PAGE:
More awareness of heart failure needed

Condition affects 90,000 in Ireland
  • Deborah Condon

A new campaign aims to increase awareness of heart failure, a potentially life-threatening condition which many people do not fully understand.

With heart failure, the heart is not working as well as it should be. It cannot pump enough blood around the body because the walls of the heart have become too weak or too stiff to work properly. Around 90,000 people in Ireland are affected.

The Irish Heart Foundation (IHF) has launched a new campaign, ‘Don't Ignore the Signs of Heart Failure', in order to increase people's knowledge and empower those who may be experiencing symptoms, to visit their doctor.

Warning signs include shortness of breath, swollen ankles and fatigue, however people with heart failure can live a full and active life if the condition is detected and treated early.

As part of the campaign, the IHF commissioned research which found that 43% of adults thought that heart failure meant the heart was stopping or shutting down, most likely confusing the condition with cardiac arrest.

Just 23% were aware that heart failure actually means that the heart does not pump as well as it should.

Meanwhile, the research also found that while the vast majority of people were aware that shortness of breath was a warning sign of the condition, 61% were unaware that swollen ankles were also a sign, while 34% did not know that fatigue was.

Many people also mistakenly thought that the symptoms of heart failure were similar to those of a heart attack, such as pain in the chest or arm.

"I was not surprised to see in our research that the majority of people mistakenly think heart failure means that your heart stops. In our experience at the IHF, the word ‘failure' is scary and many people don't want to confront it.

"This awareness campaign aims to educate people about the actual symptoms of heart failure, which people should be vigilant for, and to also reassure people that heart failure can be managed if diagnosed and treated early," explained consultant cardiologist and IHF medical director, Dr Angie Brown.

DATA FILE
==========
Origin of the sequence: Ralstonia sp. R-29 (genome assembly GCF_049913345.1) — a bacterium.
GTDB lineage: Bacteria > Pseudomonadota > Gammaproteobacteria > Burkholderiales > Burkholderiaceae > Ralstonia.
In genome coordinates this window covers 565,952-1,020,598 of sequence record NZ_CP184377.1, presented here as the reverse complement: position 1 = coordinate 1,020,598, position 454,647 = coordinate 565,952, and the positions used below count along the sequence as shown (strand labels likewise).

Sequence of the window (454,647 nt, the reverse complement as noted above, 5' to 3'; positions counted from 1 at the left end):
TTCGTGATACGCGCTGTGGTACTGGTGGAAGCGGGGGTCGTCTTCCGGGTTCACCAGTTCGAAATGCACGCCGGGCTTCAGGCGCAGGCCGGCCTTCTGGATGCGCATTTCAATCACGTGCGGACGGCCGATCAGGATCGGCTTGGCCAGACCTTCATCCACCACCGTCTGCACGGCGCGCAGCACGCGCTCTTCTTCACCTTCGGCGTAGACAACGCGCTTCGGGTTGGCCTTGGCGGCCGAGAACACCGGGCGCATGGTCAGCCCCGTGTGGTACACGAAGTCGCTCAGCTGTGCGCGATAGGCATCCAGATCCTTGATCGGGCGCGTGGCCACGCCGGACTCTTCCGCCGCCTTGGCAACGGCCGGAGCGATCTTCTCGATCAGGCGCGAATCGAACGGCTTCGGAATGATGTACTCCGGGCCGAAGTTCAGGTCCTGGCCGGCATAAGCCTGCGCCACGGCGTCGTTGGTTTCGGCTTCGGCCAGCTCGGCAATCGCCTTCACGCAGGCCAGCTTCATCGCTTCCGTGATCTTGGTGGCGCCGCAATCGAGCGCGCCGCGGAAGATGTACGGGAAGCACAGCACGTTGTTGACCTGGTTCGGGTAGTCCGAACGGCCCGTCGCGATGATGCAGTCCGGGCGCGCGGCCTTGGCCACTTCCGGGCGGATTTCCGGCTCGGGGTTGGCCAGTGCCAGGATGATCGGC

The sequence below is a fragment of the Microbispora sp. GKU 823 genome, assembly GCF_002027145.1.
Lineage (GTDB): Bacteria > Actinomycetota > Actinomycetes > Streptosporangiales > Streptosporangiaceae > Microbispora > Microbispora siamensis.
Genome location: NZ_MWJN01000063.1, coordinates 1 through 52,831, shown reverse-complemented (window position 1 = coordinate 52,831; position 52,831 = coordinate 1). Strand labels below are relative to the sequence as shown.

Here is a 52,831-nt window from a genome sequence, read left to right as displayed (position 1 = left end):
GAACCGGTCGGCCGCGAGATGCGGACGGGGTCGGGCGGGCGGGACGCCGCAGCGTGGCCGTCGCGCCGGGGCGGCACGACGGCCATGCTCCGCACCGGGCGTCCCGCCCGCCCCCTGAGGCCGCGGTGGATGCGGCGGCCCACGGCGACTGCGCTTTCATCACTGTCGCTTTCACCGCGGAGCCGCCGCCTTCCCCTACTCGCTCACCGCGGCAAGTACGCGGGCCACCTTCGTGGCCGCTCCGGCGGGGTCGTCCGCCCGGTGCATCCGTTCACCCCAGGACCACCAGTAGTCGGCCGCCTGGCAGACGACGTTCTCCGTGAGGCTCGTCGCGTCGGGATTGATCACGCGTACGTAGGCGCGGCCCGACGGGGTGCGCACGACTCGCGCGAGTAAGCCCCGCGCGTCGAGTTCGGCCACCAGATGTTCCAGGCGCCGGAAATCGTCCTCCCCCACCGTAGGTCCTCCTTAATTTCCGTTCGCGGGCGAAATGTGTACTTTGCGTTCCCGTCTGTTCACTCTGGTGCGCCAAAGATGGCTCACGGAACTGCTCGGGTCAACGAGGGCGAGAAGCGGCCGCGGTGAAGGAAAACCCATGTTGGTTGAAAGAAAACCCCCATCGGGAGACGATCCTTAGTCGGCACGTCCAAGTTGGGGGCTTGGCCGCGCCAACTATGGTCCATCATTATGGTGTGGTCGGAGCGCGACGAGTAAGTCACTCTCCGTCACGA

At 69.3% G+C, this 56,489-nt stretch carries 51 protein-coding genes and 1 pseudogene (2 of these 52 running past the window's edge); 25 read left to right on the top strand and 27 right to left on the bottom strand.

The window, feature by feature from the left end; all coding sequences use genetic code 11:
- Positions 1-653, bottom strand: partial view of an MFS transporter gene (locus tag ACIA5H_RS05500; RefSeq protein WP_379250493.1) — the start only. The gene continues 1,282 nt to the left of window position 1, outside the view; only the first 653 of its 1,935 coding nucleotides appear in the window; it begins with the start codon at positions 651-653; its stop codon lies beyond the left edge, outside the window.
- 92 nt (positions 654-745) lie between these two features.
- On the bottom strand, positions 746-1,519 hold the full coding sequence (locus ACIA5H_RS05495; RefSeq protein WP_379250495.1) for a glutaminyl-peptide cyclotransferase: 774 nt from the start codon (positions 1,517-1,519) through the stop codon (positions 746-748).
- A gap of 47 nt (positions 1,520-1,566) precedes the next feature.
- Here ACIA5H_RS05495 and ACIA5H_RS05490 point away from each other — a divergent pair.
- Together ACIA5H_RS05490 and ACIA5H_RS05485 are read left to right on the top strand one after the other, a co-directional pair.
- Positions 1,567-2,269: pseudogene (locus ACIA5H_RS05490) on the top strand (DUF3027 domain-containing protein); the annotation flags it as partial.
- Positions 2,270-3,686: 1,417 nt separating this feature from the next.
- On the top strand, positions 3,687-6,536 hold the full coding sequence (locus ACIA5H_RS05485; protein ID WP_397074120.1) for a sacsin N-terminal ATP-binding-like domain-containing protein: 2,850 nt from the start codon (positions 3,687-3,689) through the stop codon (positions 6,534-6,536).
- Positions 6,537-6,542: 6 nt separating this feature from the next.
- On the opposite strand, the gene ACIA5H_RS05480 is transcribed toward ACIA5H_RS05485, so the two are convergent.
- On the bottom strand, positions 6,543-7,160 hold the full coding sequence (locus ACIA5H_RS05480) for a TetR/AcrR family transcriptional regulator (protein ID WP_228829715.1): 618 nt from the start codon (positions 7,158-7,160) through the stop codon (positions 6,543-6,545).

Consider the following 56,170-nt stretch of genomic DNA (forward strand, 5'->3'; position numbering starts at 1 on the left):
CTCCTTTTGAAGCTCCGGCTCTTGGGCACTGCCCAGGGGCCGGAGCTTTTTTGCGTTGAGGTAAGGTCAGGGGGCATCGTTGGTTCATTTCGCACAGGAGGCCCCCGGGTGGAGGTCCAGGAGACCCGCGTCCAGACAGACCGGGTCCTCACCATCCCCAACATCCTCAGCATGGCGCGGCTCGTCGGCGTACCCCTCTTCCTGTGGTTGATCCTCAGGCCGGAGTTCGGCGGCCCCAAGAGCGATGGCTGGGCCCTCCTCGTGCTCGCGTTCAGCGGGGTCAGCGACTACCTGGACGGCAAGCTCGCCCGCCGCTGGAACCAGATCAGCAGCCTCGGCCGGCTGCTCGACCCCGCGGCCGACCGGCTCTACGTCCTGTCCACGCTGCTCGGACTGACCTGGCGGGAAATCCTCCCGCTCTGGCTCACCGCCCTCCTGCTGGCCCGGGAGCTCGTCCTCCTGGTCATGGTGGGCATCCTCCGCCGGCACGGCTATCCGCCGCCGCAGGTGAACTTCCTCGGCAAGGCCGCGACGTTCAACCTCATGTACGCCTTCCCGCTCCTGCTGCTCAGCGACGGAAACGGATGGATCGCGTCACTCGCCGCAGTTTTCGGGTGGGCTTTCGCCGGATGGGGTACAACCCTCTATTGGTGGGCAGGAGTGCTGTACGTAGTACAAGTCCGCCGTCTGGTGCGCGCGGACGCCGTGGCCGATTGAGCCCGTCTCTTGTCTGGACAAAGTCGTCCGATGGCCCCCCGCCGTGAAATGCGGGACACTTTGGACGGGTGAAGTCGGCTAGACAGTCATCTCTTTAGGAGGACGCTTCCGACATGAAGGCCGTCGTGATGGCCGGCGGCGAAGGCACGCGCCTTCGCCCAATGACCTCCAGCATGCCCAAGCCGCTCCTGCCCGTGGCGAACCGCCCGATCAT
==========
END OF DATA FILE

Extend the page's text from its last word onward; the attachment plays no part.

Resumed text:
Speaking at the launch of the campaign, recently retired sports broadcaster, Michael Lyster, who has heart failure, urged people to be vigilant about their health.

Mr Lyster said that it is ‘human nature to try to explain away symptoms when we are ill' as we do not want to face the reality that something might be wrong. However, looking back, he was experiencing all the classic symptoms of heart failure.

"I was constantly tired, my ankles were swollen, and I would wake up at night panting for breath, but I didn't want to admit something was wrong for a long time.

"This situation really became pronounced for me at the height of Sunday Game season in 2012, so I put it down to my hectic schedule. Thankfully, I eventually heeded the signs and got professional help before it was too late. Don't ignore the signs of heart failure. I would urge anyone experiencing shortness of breath, fatigue and swollen ankles to contact their GP without delay," he said.

Mr Lyster said he is now greatly enjoying his retirement because he is looking after this health.

"While I thoroughly enjoyed my career, I have to say that I am relishing my retirement, spending more time doing other things I love and enjoying quality time with my family. I'm able to do this by actively looking after my health.

"It is possible to live well with heart failure and it doesn't have to slow you down once treated properly. I still enjoy everything, even my rally driving, but the key is to heed the warning signs and be smart about managing your health," he added.

As part of the campaign, the IHF has developed a free online symptom checker to help people identify if they are experiencing heart failure symptoms. It is available on the campaign website here.

Meanwhile, as part of the campaign, the IHF will host a series of public information meetings nationwide next month. To register to attend these free events, or for more information on the campaign, visit

*Pictured is former sports broadcaster, Michael Lyster

Discussions on this topic are now closed.